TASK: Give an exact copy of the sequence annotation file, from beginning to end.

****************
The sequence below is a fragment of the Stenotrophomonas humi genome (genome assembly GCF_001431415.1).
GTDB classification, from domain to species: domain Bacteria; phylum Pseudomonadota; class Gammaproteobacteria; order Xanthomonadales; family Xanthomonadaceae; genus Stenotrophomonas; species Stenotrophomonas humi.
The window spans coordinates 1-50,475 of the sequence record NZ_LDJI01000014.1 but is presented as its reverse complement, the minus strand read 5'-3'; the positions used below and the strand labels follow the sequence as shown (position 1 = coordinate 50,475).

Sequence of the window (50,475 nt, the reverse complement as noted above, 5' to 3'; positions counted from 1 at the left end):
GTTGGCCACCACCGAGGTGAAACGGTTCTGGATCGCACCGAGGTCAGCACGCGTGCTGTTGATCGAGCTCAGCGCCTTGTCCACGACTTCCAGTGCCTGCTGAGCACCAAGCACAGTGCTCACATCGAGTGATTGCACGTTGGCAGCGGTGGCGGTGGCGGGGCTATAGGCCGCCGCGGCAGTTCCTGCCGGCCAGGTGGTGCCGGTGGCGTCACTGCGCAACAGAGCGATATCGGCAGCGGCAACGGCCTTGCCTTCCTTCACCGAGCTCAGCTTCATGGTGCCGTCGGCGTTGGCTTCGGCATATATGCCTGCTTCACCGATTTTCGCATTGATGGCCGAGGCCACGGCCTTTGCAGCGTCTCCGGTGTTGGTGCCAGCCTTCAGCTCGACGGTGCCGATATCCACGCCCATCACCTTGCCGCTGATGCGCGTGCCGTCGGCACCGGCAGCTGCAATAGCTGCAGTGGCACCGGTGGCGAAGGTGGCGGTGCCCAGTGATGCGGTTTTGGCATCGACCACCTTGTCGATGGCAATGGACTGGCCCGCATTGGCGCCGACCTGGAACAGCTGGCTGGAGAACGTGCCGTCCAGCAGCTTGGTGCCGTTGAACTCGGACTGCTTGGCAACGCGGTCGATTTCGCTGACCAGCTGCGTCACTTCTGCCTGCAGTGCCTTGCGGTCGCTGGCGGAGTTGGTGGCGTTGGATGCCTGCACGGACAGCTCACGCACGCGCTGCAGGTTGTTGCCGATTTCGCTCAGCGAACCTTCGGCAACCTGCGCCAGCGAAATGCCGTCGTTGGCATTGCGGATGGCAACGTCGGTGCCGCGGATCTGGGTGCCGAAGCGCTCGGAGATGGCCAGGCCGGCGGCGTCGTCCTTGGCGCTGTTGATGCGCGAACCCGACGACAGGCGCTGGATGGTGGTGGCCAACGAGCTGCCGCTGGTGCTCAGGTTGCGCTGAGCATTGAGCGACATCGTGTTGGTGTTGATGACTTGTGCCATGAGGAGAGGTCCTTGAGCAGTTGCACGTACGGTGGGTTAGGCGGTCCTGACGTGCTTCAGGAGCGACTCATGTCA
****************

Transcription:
The sequence below is a fragment of the Stenotrophomonas humi genome (genome assembly GCF_001431415.1).
GTDB classification, from domain to species: domain Bacteria; phylum Pseudomonadota; class Gammaproteobacteria; order Xanthomonadales; family Xanthomonadaceae; genus Stenotrophomonas; species Stenotrophomonas humi.
The window spans coordinates 1-50,475 of the sequence record NZ_LDJI01000014.1 but is presented as its reverse complement, the minus strand read 5'-3'; the positions used below and the strand labels follow the sequence as shown (position 1 = coordinate 50,475).

Sequence of the window (50,475 nt, the reverse complement as noted above, 5' to 3'; positions counted from 1 at the left end):
GTTGGCCACCACCGAGGTGAAACGGTTCTGGATCGCACCGAGGTCAGCACGCGTGCTGTTGATCGAGCTCAGCGCCTTGTCCACGACTTCCAGTGCCTGCTGAGCACCAAGCACAGTGCTCACATCGAGTGATTGCACGTTGGCAGCGGTGGCGGTGGCGGGGCTATAGGCCGCCGCGGCAGTTCCTGCCGGCCAGGTGGTGCCGGTGGCGTCACTGCGCAACAGAGCGATATCGGCAGCGGCAACGGCCTTGCCTTCCTTCACCGAGCTCAGCTTCATGGTGCCGTCGGCGTTGGCTTCGGCATATATGCCTGCTTCACCGATTTTCGCATTGATGGCCGAGGCCACGGCCTTTGCAGCGTCTCCGGTGTTGGTGCCAGCCTTCAGCTCGACGGTGCCGATATCCACGCCCATCACCTTGCCGCTGATGCGCGTGCCGTCGGCACCGGCAGCTGCAATAGCTGCAGTGGCACCGGTGGCGAAGGTGGCGGTGCCCAGTGATGCGGTTTTGGCATCGACCACCTTGTCGATGGCAATGGACTGGCCCGCATTGGCGCCGACCTGGAACAGCTGGCTGGAGAACGTGCCGTCCAGCAGCTTGGTGCCGTTGAACTCGGACTGCTTGGCAACGCGGTCGATTTCGCTGACCAGCTGCGTCACTTCTGCCTGCAGTGCCTTGCGGTCGCTGGCGGAGTTGGTGGCGTTGGATGCCTGCACGGACAGCTCACGCACGCGCTGCAGGTTGTTGCCGATTTCGCTCAGCGAACCTTCGGCAACCTGCGCCAGCGAAATGCCGTCGTTGGCATTGCGGATGGCAACGTCGGTGCCGCGGATCTGGGTGCCGAAGCGCTCGGAGATGGCCAGGCCGGCGGCGTCGTCCTTGGCGCTGTTGATGCGCGAACCCGACGACAGGCGCTGGATGGTGGTGGCCAACGAGCTGCCGCTGGTGCTCAGGTTGCGCTGAGCATTGAGCGACATCGTGTTGGTGTTGATGACTTGTGCCATGAGGAGAGGTCCTTGAGCAGTTGCACGTACGGTGGGTTAGGCGGTCCTGACGTGCTTCAGGAGCGACTCATGTCA